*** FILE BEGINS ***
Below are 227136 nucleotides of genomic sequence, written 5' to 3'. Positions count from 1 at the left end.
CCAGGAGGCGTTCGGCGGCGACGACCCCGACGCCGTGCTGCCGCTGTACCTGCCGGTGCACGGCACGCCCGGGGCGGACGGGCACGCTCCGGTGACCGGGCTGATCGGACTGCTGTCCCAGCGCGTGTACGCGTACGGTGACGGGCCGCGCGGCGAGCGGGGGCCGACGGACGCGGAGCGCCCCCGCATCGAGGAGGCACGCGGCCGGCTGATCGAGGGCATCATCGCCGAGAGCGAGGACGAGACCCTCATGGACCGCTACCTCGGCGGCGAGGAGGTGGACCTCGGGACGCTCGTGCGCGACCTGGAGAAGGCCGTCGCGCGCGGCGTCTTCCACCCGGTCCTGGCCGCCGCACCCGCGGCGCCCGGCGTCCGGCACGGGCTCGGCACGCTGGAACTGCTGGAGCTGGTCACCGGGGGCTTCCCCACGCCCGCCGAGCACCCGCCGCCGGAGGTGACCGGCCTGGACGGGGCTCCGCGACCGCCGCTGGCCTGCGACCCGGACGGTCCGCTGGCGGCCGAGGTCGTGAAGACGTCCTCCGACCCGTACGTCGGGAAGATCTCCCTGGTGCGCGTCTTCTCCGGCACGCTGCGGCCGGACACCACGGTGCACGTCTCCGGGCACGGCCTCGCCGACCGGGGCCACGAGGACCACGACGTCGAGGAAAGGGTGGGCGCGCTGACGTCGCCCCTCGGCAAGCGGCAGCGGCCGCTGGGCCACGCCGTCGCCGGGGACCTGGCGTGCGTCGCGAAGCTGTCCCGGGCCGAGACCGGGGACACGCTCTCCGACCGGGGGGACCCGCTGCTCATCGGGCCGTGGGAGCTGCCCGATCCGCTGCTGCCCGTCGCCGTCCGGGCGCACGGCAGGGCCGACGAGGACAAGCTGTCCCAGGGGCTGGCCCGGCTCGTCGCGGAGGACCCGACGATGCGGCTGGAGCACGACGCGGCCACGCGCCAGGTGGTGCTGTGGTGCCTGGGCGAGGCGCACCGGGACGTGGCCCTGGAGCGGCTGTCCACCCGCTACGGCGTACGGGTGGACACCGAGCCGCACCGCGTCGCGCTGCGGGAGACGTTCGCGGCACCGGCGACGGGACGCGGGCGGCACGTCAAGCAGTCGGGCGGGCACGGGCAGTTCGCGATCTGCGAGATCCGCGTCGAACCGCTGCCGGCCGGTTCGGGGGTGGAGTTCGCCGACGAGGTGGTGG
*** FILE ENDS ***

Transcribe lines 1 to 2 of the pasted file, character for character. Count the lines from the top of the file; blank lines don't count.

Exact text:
Below are 227136 nucleotides of genomic sequence, written 5' to 3'. Positions count from 1 at the left end.
CCAGGAGGCGTTCGGCGGCGACGACCCCGACGCCGTGCTGCCGCTGTACCTGCCGGTGCACGGCACGCCCGGGGCGGACGGGCACGCTCCGGTGACCGGGCTGATCGGACTGCTGTCCCAGCGCGTGTACGCGTACGGTGACGGGCCGCGCGGCGAGCGGGGGCCGACGGACGCGGAGCGCCCCCGCATCGAGGAGGCACGCGGCCGGCTGATCGAGGGCATCATCGCCGAGAGCGAGGACGAGACCCTCATGGACCGCTACCTCGGCGGCGAGGAGGTGGACCTCGGGACGCTCGTGCGCGACCTGGAGAAGGCCGTCGCGCGCGGCGTCTTCCACCCGGTCCTGGCCGCCGCACCCGCGGCGCCCGGCGTCCGGCACGGGCTCGGCACGCTGGAACTGCTGGAGCTGGTCACCGGGGGCTTCCCCACGCCCGCCGAGCACCCGCCGCCGGAGGTGACCGGCCTGGACGGGGCTCCGCGACCGCCGCTGGCCTGCGACCCGGACGGTCCGCTGGCGGCCGAGGTCGTGAAGACGTCCTCCGACCCGTACGTCGGGAAGATCTCCCTGGTGCGCGTCTTCTCCGGCACGCTGCGGCCGGACACCACGGTGCACGTCTCCGGGCACGGCCTCGCCGACCGGGGCCACGAGGACCACGACGTCGAGGAAAGGGTGGGCGCGCTGACGTCGCCCCTCGGCAAGCGGCAGCGGCCGCTGGGCCACGCCGTCGCCGGGGACCTGGCGTGCGTCGCGAAGCTGTCCCGGGCCGAGACCGGGGACACGCTCTCCGACCGGGGGGACCCGCTGCTCATCGGGCCGTGGGAGCTGCCCGATCCGCTGCTGCCCGTCGCCGTCCGGGCGCACGGCAGGGCCGACGAGGACAAGCTGTCCCAGGGGCTGGCCCGGCTCGTCGCGGAGGACCCGACGATGCGGCTGGAGCACGACGCGGCCACGCGCCAGGTGGTGCTGTGGTGCCTGGGCGAGGCGCACCGGGACGTGGCCCTGGAGCGGCTGTCCACCCGCTACGGCGTACGGGTGGACACCGAGCCGCACCGCGTCGCGCTGCGGGAGACGTTCGCGGCACCGGCGACGGGACGCGGGCGGCACGTCAAGCAGTCGGGCGGGCACGGGCAGTTCGCGATCTGCGAGATCCGCGTCGAACCGCTGCCGGCCGGTTCGGGGGTGGAGTTCGCCGACGAGGTGGTGG